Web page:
A government contractor must include certain details in a certified claim, including a sum certain, signature, and a request for a final decision. With regards to the “sum certain,” a contractor cannot avoid this requirement by attempting to portray its claim as one not for monetary relief, when the contractor is really just asking for money.
In Northrop Grumman Systems Corp. v. United States, 140 Fed. Cl. 249 (2018), the court considered a claim by Northrop against the Postal Service. The claim arose under a contract for Northrop to produce and deliver mail-processing machines for a fixed price of approximately $874 million. After performing the contract, Northrop claimed the Postal Service breached the contract and the Postal Service counter-claimed.
From 2007 through 2009, the parties negotiated over the scope of work and there were a series of equitable adjustments resulting in modifications to the production contract. After some delays and disagreements, the machines were installed by August 2011.
Northrop then filed a series of claims, including two for approximately $63 million each and one for around $71 million. The Postal Service counterclaimed, saying it was owed approximately $410 million. The contracting officer issued his final decision, deducting certain amounts Northrop claimed from the Postal Service claim, and determined Northrop owed it $341 million.
Northrop then took its case to the Court of Federal Claims. As part of its complaint, Northrop alleged “that the Postal Service affected a cardinal change to the contract and, as a remedy, seeks reformation of the contract so that the parties may determine the amount that the Postal Service should reimburse Northrop for costs incurred.” The Postal Service argued that this part of the claim was improper and the court lacked jurisdiction “because its claim is a monetary one for which Northrop did not seek payment in a sum certain.”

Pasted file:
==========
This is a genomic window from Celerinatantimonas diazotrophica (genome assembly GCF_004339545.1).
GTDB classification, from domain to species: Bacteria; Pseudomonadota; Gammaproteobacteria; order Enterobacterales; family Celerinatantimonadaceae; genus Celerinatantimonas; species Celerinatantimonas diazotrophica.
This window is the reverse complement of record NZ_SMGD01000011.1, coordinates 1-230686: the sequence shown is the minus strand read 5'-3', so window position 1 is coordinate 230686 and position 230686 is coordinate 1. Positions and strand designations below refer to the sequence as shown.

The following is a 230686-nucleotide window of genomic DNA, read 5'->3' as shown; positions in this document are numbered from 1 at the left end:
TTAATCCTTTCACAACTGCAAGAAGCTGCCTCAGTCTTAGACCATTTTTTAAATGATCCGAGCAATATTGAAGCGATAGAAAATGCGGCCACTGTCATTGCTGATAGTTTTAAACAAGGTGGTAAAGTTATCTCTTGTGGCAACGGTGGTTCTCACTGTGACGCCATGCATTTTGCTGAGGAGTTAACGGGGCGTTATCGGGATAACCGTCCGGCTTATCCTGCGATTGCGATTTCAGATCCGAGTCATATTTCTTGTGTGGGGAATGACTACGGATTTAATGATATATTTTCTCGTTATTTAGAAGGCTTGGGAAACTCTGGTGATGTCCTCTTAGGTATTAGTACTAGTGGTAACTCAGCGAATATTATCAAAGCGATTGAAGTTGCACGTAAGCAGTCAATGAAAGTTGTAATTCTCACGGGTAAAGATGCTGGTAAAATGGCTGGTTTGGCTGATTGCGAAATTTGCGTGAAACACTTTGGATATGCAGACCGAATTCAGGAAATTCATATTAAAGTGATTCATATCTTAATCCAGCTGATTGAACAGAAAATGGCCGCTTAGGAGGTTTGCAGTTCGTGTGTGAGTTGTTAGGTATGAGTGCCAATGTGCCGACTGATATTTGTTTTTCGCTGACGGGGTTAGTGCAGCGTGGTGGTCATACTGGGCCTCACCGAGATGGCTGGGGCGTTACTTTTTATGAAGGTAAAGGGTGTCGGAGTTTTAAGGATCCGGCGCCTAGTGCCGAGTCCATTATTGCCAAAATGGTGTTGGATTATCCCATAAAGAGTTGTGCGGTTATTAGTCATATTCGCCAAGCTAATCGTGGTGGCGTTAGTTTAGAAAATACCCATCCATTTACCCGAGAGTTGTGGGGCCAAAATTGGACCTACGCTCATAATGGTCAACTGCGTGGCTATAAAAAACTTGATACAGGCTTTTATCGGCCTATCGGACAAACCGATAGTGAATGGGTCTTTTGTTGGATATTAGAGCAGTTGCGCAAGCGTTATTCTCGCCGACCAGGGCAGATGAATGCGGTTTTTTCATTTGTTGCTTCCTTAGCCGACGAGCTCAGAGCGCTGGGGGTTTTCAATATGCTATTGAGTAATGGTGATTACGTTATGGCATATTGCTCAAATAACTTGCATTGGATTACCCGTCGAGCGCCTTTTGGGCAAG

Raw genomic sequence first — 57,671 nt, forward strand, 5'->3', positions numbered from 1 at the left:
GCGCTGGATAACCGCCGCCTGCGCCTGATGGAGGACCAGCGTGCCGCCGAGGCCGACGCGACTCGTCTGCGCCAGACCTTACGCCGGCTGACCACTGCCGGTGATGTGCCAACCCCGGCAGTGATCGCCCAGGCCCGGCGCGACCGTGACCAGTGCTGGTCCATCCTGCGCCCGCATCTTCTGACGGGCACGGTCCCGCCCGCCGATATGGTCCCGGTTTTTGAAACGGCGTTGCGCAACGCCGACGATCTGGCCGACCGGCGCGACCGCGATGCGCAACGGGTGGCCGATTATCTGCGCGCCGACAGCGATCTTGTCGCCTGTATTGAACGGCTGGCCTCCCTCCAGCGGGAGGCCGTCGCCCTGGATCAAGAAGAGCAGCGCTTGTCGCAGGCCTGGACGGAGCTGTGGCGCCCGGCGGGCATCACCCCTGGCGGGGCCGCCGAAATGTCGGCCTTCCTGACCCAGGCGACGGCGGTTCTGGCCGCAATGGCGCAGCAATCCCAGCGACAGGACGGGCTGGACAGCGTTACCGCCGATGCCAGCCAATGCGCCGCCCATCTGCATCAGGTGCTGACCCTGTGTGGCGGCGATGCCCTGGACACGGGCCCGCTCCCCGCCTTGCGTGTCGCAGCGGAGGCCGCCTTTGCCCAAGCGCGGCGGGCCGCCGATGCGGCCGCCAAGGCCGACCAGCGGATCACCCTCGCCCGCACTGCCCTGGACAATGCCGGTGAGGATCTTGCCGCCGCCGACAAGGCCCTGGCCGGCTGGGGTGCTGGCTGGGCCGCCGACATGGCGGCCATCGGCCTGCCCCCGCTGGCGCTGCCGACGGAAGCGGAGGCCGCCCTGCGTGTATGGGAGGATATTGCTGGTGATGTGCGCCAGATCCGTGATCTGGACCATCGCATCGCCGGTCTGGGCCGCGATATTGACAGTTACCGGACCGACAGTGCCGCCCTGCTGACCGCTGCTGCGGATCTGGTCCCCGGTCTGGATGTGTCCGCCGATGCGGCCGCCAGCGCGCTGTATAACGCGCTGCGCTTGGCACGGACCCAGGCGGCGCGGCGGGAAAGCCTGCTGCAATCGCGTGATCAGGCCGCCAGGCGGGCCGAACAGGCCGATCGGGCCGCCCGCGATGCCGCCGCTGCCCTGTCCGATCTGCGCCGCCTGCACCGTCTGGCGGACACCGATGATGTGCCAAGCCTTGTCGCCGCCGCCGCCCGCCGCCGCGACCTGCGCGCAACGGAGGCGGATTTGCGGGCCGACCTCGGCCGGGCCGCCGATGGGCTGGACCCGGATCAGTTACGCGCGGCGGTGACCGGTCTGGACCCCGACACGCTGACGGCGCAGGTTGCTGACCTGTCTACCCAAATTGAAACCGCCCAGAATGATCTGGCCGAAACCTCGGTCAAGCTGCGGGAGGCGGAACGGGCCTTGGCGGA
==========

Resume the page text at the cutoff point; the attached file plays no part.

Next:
The court noted that a claimant “may not circumvent the requirement to state a sum certain in its claim by camouflaging a monetary claim as one seeking only declaratory relief.”
Northrop’s first claim stated that the “Postal Service’s actions constituted a cardinal change” asked the contracting officer “to reform the contract to a cost-plus-fixed-fee structure, pursuant to which [Northrop] shall be reimbursed for all allowable and reasonable costs allocable to this Contract . . . plus a reasonable fee thereon.”
A cardinal change is ” a substantial deviation from the original scope of work that changes the nature of the bargain between the parties.” “It is such a fundamental change that the parties cannot redress the change under the contract. Demanding performance thus, places the government in breach of the contract.”
Northrop argued that the Postal Service “fundamentally altered the nature of the contract by wresting design control from the contractor.” However, the court did not buy this argument, as Northrop itself stated that ” “[t]he remedy for a cardinal change is breach damages.”
The court wrote:
Because Northrop’s claim is clearly a monetary one Northrop had the obligation to include in its claim submitted to the contracting officer its best effort to state a sum certain, albeit one that could have been modified later to fit the proof. Because Northrop did not submit a valid claim to the contracting officer, count one is outside of this court’s CDA jurisdiction.
A claim must include a “sum certain,” requesting a specific dollar amount, whenever the contractor thinks it is entitled to money from the government, or the claim may be invalid.
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